Multinational companies likely face “overtaxation” as new tax rules emerge around the world without proper resolution tools in place, the tax chief for AB Volvo said.
The United States’ new international tax provisions, particularly the base erosion and anti-abuse tax, and the EU’s digital tax initiative are leading to “a small step” toward “gross-base tax principles,” Jesper Barenfeld, senior vice president and global head of tax at the Swedish multinational truck manufacturer, said June 5.
This overlapping gross taxation “means the same net income is taxed twice, which is double taxation,” Barenfeld said while speaking on a panel at the OECD international tax conference in Washington. Tax administrations and multinational companies lack the “means and tools” to resolve “that type of new double taxation,” he said.
“We need to take a multilateral approach to these unilateral developments if we are not to have too many distortions towards investments and jobs” to avoid international overtaxation, Barenfeld said.
Meanwhile, a key short-term concern is how to get certainty for transfer pricing purposes under the base erosion and anti-abuse tax, Barenfeld said.
The BEAT is a 10% minimum tax to stop companies from shifting profits overseas through “excessive” deductible payments. The tax increases to 12.5% after 2025.
“If I look at the APA institution, we have a longstanding APA with the U.S. and frankly, if I were to end up in a parallel BEAT situation to that, I would question why go through the whole hassle of trying to have an APA?” he said. Barenfled was referring to an advance pricing agreement.
An APA is a deal between a taxpayer and one or more tax authorities specifying the transfer pricing method to be applied to specific future cross-border transactions between the taxpayer and related parties for certain tax years. Taxpayers secure APAs to gain tax certainty.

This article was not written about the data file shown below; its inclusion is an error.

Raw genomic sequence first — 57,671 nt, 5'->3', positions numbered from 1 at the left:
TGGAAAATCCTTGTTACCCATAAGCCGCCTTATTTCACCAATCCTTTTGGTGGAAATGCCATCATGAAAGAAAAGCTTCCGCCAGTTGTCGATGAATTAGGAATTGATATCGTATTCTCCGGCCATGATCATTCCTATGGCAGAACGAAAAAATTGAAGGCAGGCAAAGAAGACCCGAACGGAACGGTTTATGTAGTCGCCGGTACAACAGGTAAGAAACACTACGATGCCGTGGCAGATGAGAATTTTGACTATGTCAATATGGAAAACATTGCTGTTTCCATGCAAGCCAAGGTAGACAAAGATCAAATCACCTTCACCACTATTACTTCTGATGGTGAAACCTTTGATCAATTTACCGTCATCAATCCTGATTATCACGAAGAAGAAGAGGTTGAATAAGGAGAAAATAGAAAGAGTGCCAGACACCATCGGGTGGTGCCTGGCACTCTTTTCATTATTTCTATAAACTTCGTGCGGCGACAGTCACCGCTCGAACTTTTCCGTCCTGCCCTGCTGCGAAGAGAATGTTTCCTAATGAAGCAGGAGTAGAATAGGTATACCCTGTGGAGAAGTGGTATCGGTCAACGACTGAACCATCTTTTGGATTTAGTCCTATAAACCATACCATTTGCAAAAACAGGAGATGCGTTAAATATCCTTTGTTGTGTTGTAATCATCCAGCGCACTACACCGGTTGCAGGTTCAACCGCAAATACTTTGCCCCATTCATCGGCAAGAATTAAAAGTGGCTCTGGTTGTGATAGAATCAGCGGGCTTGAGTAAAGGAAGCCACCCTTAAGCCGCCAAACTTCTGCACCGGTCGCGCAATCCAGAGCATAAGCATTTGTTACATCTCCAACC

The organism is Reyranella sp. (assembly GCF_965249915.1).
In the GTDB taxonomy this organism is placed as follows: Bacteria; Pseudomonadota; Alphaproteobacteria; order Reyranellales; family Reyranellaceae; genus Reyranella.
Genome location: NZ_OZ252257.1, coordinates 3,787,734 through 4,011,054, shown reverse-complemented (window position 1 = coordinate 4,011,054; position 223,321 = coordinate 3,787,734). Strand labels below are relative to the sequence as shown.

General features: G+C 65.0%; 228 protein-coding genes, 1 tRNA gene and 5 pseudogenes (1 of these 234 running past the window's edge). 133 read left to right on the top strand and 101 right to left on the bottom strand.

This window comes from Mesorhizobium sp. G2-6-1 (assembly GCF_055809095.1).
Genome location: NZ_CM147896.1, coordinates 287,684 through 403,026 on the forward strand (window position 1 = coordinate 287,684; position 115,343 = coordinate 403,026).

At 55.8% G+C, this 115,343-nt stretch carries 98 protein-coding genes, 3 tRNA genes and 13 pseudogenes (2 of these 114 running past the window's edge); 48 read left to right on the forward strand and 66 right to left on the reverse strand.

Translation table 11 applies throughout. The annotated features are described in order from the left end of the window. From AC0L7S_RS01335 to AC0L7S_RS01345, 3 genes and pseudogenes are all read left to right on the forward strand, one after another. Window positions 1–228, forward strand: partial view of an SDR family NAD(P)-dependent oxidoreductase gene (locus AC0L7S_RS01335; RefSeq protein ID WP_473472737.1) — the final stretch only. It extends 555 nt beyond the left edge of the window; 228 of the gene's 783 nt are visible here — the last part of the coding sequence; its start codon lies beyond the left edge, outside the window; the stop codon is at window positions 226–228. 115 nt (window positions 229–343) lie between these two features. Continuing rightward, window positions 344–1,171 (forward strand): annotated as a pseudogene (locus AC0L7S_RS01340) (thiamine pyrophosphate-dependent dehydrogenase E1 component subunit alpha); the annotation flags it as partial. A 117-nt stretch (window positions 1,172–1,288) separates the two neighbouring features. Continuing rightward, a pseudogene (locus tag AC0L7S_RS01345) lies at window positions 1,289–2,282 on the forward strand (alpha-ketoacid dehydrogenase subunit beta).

Mike McDonald, executive director at EY, said he agreed with Barenfeld. He also said he’s concerned with multiple tax authorities interpreting transfer pricing rules in a way that causes rabid recharaterization.
“That’s a potential disaster that still might be moving on the horizon,” said McDonald, a former U.S. Treasury official.
“I’m hopeful that some of these mechanisms, and through the long-term self-interest of governments, that that’s avoided.”
EU Joint Transfer Pricing Forum Work
Barenfeld, who is a representative at the EU Commisision’s Joint Transfer Pricing Forum, also noted that the forum is working on a body of work addressing “multilateral controls and joint audits.”
The forum has three primary responsibilities, Barenfeld said. They are to advise the EU Commission on transfer pricing issues, monitor the arbitration convention, and issue guidelines and recommendations that follow Organization for Economic Cooperation and Development standards.
The body of work still is in the draft stage, and the forum is meeting June 26, the tax chief said. Barenfeld couldn’t reveal much information about the project, but he said the interim report will cover four areas:
• Encouragement for member nations to participate in bilateral or multilateral controls.
• Support for the legal basis for those kinds of interactions between authorities.
• Allowing taxpayers to participate in the fact-finding process.
• Guidelines for tax authorities to try to reach agreements with taxpayers.
The last two areas “really make a difference” for the business community, according to Barenfeld.
Even if tax authorities fail to reach an agreement with taxpayers, he said the goal of the report is to at least have agreed upon facts to streamline the mutual agreement procedure process that may result.
“That is really the key because that reduces the time to doing fact finding over and over again,” he said.
Barenfled added that an area for further improvement includes fair rules on tax collection.